Balochistan; our largest province, has almost 45% of our land mass and hosts less than 10% of our population. It is a vast, unfriendly and inhospitable desert; even most of its mountainous terrain is scarce of water. Life and communication is governed by the location of water. I know of at least two places where humans and animals drink from the same slime covered pond.
Harsh land breeds harsh people; and the people of this region are hardy, harsh, and cruel. What is more, the population is widely diverse. There are the Baloch, the Pashtun, the Brahvi, Makranis, Sindhis, and a very small percentage of Punjabis. Other then the Punjabis, all other ethnicities have tribes and sub-tribes; most of them don’t get along with others. Internecine warfare has been the way of life from time immemorial. The peoples of this land have always been exceedingly difficult to govern but the geo-strategic location of this land made it so attractive that, whoever could, did annex it, and struggled to govern. It was always the overland link to the Middle East and, through Afghanistan, to Central Asia. Despite the harsh land, therefore, it was always a commercial route. And a smuggler’s haven, which it still is.
In recent times, not only the strategically important ports, Gwadar being most noteworthy, but others as well, have increased its importance. This is with special reference to the Strategic Commercial Corridor that China and Pakistan seem to be working on these days. But that is not all. Geological surveys have disclosed that the region has enormous resources of minerals, oil and gas – the last we have been using for the past decades. There are more and richer Though very reluctantly, many of these youth admitted that the majority of such deaths, laid at the door of “Agencies”, were committed by locals: many smugglers, some politicians, tribal leaders, even many of the Baloch rebels. It was the best way to get rid of somebody they did not wish to be suspected of killing. resources as well; Reiko Dik being the best known, though not the only one. As Balochistan gains importance in our commercial future, it also becomes an increasingly lucrative location for nation states that do not wish us well, to destabilize by nefarious means. That is where we now stand.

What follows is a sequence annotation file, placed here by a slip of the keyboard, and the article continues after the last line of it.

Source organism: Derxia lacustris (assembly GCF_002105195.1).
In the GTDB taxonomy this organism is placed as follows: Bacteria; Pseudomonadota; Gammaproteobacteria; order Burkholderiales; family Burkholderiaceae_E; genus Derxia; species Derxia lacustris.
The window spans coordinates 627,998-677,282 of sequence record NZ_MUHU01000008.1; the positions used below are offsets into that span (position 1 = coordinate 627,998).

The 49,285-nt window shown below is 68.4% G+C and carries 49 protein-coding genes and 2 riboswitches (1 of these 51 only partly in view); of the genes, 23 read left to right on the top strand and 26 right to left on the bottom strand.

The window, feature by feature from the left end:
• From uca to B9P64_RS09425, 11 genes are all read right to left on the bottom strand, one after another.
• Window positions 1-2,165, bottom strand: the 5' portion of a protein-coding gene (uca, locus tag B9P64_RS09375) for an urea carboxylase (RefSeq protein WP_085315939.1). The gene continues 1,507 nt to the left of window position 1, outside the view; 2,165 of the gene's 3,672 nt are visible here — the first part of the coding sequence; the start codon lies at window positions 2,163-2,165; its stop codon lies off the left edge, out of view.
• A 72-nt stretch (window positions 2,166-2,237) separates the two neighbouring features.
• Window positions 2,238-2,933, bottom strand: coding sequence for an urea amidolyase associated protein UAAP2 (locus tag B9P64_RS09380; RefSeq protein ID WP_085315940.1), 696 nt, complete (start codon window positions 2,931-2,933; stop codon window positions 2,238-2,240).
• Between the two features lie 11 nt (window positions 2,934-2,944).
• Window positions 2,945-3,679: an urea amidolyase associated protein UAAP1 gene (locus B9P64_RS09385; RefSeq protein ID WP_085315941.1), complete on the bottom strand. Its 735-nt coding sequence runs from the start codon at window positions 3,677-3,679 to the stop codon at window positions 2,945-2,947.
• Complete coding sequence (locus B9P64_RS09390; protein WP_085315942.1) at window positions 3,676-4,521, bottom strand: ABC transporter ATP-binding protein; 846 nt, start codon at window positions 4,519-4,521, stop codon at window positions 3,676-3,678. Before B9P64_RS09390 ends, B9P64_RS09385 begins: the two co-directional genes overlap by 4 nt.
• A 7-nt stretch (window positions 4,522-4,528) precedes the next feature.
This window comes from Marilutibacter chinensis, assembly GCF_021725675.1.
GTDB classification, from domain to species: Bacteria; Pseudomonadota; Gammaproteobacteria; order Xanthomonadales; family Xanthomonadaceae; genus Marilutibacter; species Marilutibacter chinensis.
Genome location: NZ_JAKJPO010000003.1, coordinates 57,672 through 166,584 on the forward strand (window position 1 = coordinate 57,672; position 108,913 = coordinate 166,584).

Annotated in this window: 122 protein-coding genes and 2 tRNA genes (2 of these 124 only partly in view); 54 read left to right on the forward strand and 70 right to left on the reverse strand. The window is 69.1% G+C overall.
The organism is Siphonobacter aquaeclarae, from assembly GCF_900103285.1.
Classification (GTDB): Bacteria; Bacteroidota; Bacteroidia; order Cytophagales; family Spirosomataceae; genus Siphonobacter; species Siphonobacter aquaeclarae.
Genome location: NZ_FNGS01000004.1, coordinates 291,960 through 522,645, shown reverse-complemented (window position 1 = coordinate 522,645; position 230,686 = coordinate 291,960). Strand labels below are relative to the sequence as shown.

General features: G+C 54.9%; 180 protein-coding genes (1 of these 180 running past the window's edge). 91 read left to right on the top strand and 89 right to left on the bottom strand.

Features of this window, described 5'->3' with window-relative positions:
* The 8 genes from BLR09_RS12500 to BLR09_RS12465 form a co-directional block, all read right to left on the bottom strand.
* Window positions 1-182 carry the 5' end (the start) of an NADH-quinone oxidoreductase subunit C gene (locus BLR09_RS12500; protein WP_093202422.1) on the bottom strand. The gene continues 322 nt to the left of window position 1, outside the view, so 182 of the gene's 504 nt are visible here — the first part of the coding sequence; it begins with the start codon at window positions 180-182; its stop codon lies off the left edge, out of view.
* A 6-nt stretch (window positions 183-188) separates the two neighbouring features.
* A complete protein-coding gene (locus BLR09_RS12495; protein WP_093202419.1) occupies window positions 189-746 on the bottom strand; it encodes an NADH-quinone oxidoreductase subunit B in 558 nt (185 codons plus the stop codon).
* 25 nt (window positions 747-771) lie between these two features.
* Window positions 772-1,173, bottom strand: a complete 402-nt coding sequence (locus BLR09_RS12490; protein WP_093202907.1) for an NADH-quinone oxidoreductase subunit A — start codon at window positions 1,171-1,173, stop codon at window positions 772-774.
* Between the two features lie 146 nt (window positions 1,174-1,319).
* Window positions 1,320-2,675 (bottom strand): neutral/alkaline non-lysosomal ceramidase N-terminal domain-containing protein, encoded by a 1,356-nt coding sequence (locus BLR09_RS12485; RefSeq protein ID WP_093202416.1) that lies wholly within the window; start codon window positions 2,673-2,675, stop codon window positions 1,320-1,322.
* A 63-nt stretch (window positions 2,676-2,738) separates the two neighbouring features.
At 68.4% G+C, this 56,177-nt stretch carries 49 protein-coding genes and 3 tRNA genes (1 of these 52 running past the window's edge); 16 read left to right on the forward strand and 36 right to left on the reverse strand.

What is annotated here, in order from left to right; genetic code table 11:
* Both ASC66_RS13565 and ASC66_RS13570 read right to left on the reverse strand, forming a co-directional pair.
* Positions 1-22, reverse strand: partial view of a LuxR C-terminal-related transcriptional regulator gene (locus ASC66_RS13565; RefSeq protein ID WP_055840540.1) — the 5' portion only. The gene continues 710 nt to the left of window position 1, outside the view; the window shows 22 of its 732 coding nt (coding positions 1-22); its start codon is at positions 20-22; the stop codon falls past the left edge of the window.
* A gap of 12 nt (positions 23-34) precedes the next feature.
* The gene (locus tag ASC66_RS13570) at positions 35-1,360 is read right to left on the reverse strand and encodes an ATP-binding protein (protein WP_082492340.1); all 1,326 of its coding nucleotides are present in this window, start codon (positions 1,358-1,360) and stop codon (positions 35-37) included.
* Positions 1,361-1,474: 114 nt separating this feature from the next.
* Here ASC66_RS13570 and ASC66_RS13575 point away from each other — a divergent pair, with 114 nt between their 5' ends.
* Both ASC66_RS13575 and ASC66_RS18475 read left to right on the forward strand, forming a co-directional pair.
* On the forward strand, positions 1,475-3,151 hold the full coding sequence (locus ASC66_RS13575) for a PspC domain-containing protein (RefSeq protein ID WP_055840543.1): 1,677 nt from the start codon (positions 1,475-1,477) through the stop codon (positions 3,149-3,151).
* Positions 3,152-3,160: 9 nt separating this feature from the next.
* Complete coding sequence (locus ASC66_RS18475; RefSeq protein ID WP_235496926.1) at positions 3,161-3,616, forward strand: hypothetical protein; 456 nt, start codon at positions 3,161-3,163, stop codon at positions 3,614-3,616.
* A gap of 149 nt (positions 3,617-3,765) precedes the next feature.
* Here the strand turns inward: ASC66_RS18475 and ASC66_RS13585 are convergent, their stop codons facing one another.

Brief Recent History It will not be fair if I fail to point out that we are responsible for having created a situation which our ill-wisher countries, India being foremost of all, to exploit.
Perhaps the best example I can think of is Nawab Akbar Bugti. Among Baloch tribes, no tribal leader – how insignificant his tribe is – will accept the supremacy of another tribal leader. But if there was a leader among them whom they could and did defer to, it was Nawab Bugti. His tribe was neither the largest, nor did it hold sway over the largest territory. And yet, he stood tall among tall men.
After partition this highly educated, sharply intelligent, patriot, and loyal Pakistani 20 year old Nawab Bugti, who had recently assumed leadership of his tribe, was appointed as Adviser to the Governor General on Balochistan affairs. On August 26, 2006 he died a rebel. I have no intention of justifying his rebellion or his death. But there was a huge transition from what he was and what he was finally killed for. This was either caused by consistently bad policies of governance, change of ideology by Bugti, or, rebellion on foreign behest. The time would tell but if there was a disagreement, it should not have turned into anti-state rebellion.
Over the past five-plus decades, successive governments have created an impression among the peoples of Balochistan that they are ‘Children of a Lesser God’ in Pakistan. Our enemies reinforced it.
Admittedly, the vastness of the province and scarce, sparse, widely spread population makes governance a nightmare. Just ensuring the provision of basic necessities is so hugely expensive as to be prohibitive.
But if a land is important, so must its peoples be. And, if for no other reason, for pragmatic requirements to ensure that the peoples are happy alone, good governance must be ensured, so that no enemy can exploit their dissatisfaction. This we failed to do.
Over the past decade or so, a realization of this failing has grown and things have begun to change. To the credit of the army, it was the first to start rectifying matters. President Musharaf could be justifiably criticized for many of his decisions, but he initiated the beginning of Balochistan’s reconstruction, which has steadily increased in tempo.